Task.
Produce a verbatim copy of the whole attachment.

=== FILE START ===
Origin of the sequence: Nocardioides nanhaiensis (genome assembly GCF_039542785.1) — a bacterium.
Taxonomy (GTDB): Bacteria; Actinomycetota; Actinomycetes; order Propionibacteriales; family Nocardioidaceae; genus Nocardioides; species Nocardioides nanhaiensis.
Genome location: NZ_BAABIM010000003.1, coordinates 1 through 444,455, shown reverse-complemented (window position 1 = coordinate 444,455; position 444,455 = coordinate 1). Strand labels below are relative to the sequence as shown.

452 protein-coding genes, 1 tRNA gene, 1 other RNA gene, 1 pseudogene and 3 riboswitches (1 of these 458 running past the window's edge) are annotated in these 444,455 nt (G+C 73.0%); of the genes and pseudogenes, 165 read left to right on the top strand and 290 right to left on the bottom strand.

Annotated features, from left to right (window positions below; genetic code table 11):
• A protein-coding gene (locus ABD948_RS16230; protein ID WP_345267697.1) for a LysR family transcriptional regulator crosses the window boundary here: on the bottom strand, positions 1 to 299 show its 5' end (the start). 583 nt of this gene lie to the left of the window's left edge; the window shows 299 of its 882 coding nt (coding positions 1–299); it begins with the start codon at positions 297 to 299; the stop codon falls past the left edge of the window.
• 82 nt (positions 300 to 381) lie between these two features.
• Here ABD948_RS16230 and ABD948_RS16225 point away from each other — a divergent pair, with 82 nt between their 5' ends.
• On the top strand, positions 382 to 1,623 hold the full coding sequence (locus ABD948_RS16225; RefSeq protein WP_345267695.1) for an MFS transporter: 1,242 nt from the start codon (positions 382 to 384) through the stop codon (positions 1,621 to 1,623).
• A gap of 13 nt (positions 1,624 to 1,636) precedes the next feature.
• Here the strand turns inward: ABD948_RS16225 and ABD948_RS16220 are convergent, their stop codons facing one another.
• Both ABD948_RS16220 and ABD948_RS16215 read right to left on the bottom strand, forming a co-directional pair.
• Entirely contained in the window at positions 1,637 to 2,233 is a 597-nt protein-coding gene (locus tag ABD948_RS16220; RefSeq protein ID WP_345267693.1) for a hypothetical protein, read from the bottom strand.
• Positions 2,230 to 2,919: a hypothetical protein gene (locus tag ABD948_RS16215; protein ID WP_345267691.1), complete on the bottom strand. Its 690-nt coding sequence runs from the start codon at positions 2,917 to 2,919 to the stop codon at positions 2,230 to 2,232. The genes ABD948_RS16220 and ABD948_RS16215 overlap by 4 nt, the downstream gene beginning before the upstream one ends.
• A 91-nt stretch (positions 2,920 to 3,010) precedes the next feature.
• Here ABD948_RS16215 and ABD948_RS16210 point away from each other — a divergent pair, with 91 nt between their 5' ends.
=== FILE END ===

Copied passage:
Origin of the sequence: Nocardioides nanhaiensis (genome assembly GCF_039542785.1) — a bacterium.
Taxonomy (GTDB): Bacteria; Actinomycetota; Actinomycetes; order Propionibacteriales; family Nocardioidaceae; genus Nocardioides; species Nocardioides nanhaiensis.
Genome location: NZ_BAABIM010000003.1, coordinates 1 through 444,455, shown reverse-complemented (window position 1 = coordinate 444,455; position 444,455 = coordinate 1). Strand labels below are relative to the sequence as shown.

452 protein-coding genes, 1 tRNA gene, 1 other RNA gene, 1 pseudogene and 3 riboswitches (1 of these 458 running past the window's edge) are annotated in these 444,455 nt (G+C 73.0%); of the genes and pseudogenes, 165 read left to right on the top strand and 290 right to left on the bottom strand.

Annotated features, from left to right (window positions below; genetic code table 11):
• A protein-coding gene (locus ABD948_RS16230; protein ID WP_345267697.1) for a LysR family transcriptional regulator crosses the window boundary here: on the bottom strand, positions 1 to 299 show its 5' end (the start). 583 nt of this gene lie to the left of the window's left edge; the window shows 299 of its 882 coding nt (coding positions 1–299); it begins with the start codon at positions 297 to 299; the stop codon falls past the left edge of the window.
• 82 nt (positions 300 to 381) lie between these two features.
• Here ABD948_RS16230 and ABD948_RS16225 point away from each other — a divergent pair, with 82 nt between their 5' ends.
• On the top strand, positions 382 to 1,623 hold the full coding sequence (locus ABD948_RS16225; RefSeq protein WP_345267695.1) for an MFS transporter: 1,242 nt from the start codon (positions 382 to 384) through the stop codon (positions 1,621 to 1,623).
• A gap of 13 nt (positions 1,624 to 1,636) precedes the next feature.
• Here the strand turns inward: ABD948_RS16225 and ABD948_RS16220 are convergent, their stop codons facing one another.
• Both ABD948_RS16220 and ABD948_RS16215 read right to left on the bottom strand, forming a co-directional pair.
• Entirely contained in the window at positions 1,637 to 2,233 is a 597-nt protein-coding gene (locus tag ABD948_RS16220; RefSeq protein ID WP_345267693.1) for a hypothetical protein, read from the bottom strand.
• Positions 2,230 to 2,919: a hypothetical protein gene (locus tag ABD948_RS16215; protein ID WP_345267691.1), complete on the bottom strand. Its 690-nt coding sequence runs from the start codon at positions 2,917 to 2,919 to the stop codon at positions 2,230 to 2,232. The genes ABD948_RS16220 and ABD948_RS16215 overlap by 4 nt, the downstream gene beginning before the upstream one ends.
• A 91-nt stretch (positions 2,920 to 3,010) precedes the next feature.
• Here ABD948_RS16215 and ABD948_RS16210 point away from each other — a divergent pair, with 91 nt between their 5' ends.